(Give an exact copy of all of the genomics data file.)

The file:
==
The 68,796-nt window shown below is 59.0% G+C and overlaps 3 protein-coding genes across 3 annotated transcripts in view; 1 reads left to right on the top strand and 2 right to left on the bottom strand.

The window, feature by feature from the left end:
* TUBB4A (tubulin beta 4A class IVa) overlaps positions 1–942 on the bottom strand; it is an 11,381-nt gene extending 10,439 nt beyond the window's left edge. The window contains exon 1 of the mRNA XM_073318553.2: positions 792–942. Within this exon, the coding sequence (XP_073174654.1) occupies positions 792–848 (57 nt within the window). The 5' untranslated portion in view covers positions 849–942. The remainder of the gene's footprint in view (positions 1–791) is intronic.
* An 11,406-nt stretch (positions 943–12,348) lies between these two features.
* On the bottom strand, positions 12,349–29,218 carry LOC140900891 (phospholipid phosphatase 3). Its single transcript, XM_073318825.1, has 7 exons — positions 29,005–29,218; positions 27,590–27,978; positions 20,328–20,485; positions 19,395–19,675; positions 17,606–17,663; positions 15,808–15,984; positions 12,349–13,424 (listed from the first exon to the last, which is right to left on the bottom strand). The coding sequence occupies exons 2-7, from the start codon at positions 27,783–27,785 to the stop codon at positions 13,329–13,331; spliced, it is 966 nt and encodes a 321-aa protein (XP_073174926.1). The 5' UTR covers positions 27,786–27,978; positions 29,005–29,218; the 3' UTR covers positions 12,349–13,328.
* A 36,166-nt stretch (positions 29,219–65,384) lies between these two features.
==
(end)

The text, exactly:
The 68,796-nt window shown below is 59.0% G+C and overlaps 3 protein-coding genes across 3 annotated transcripts in view; 1 reads left to right on the top strand and 2 right to left on the bottom strand.

The window, feature by feature from the left end:
* TUBB4A (tubulin beta 4A class IVa) overlaps positions 1–942 on the bottom strand; it is an 11,381-nt gene extending 10,439 nt beyond the window's left edge. The window contains exon 1 of the mRNA XM_073318553.2: positions 792–942. Within this exon, the coding sequence (XP_073174654.1) occupies positions 792–848 (57 nt within the window). The 5' untranslated portion in view covers positions 849–942. The remainder of the gene's footprint in view (positions 1–791) is intronic.
* An 11,406-nt stretch (positions 943–12,348) lies between these two features.
* On the bottom strand, positions 12,349–29,218 carry LOC140900891 (phospholipid phosphatase 3). Its single transcript, XM_073318825.1, has 7 exons — positions 29,005–29,218; positions 27,590–27,978; positions 20,328–20,485; positions 19,395–19,675; positions 17,606–17,663; positions 15,808–15,984; positions 12,349–13,424 (listed from the first exon to the last, which is right to left on the bottom strand). The coding sequence occupies exons 2-7, from the start codon at positions 27,783–27,785 to the stop codon at positions 13,329–13,331; spliced, it is 966 nt and encodes a 321-aa protein (XP_073174926.1). The 5' UTR covers positions 27,786–27,978; positions 29,005–29,218; the 3' UTR covers positions 12,349–13,328.
* A 36,166-nt stretch (positions 29,219–65,384) lies between these two features.